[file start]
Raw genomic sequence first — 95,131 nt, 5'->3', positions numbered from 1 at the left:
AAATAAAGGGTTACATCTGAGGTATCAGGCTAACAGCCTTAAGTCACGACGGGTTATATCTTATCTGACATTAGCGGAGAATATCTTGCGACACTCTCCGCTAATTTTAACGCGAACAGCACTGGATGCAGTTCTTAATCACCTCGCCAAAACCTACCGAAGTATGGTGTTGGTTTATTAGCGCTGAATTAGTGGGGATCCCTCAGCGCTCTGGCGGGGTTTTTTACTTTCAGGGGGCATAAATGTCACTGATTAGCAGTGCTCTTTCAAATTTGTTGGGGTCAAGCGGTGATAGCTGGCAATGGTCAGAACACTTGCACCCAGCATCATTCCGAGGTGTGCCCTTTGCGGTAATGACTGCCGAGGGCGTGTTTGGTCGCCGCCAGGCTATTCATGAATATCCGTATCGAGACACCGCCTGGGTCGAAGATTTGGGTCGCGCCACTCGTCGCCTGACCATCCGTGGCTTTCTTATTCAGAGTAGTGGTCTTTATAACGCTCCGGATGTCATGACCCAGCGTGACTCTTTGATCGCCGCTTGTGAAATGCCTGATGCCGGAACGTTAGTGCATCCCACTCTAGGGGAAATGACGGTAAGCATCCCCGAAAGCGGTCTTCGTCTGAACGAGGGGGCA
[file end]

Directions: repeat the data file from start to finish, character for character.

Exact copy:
Raw genomic sequence first — 95,131 nt, 5'->3', positions numbered from 1 at the left:
AAATAAAGGGTTACATCTGAGGTATCAGGCTAACAGCCTTAAGTCACGACGGGTTATATCTTATCTGACATTAGCGGAGAATATCTTGCGACACTCTCCGCTAATTTTAACGCGAACAGCACTGGATGCAGTTCTTAATCACCTCGCCAAAACCTACCGAAGTATGGTGTTGGTTTATTAGCGCTGAATTAGTGGGGATCCCTCAGCGCTCTGGCGGGGTTTTTTACTTTCAGGGGGCATAAATGTCACTGATTAGCAGTGCTCTTTCAAATTTGTTGGGGTCAAGCGGTGATAGCTGGCAATGGTCAGAACACTTGCACCCAGCATCATTCCGAGGTGTGCCCTTTGCGGTAATGACTGCCGAGGGCGTGTTTGGTCGCCGCCAGGCTATTCATGAATATCCGTATCGAGACACCGCCTGGGTCGAAGATTTGGGTCGCGCCACTCGTCGCCTGACCATCCGTGGCTTTCTTATTCAGAGTAGTGGTCTTTATAACGCTCCGGATGTCATGACCCAGCGTGACTCTTTGATCGCCGCTTGTGAAATGCCTGATGCCGGAACGTTAGTGCATCCCACTCTAGGGGAAATGACGGTAAGCATCCCCGAAAGCGGTCTTCGTCTGAACGAGGGGGCA